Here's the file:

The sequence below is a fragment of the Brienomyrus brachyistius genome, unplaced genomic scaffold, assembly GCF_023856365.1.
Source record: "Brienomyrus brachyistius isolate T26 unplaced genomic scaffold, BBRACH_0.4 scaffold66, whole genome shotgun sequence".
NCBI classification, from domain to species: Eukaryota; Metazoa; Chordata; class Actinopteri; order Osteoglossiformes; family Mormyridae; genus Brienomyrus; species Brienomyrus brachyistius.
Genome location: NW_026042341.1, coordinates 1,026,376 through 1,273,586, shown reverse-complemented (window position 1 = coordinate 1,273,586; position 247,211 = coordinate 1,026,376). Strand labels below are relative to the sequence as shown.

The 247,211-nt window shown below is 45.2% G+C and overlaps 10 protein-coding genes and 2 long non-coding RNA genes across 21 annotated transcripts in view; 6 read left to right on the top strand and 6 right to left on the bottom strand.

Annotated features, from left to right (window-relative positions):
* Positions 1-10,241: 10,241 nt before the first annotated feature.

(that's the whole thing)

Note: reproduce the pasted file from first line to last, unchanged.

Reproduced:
The sequence below is a fragment of the Brienomyrus brachyistius genome, unplaced genomic scaffold, assembly GCF_023856365.1.
Source record: "Brienomyrus brachyistius isolate T26 unplaced genomic scaffold, BBRACH_0.4 scaffold66, whole genome shotgun sequence".
NCBI classification, from domain to species: Eukaryota; Metazoa; Chordata; class Actinopteri; order Osteoglossiformes; family Mormyridae; genus Brienomyrus; species Brienomyrus brachyistius.
Genome location: NW_026042341.1, coordinates 1,026,376 through 1,273,586, shown reverse-complemented (window position 1 = coordinate 1,273,586; position 247,211 = coordinate 1,026,376). Strand labels below are relative to the sequence as shown.

The 247,211-nt window shown below is 45.2% G+C and overlaps 10 protein-coding genes and 2 long non-coding RNA genes across 21 annotated transcripts in view; 6 read left to right on the top strand and 6 right to left on the bottom strand.

Annotated features, from left to right (window-relative positions):
* Positions 1-10,241: 10,241 nt before the first annotated feature.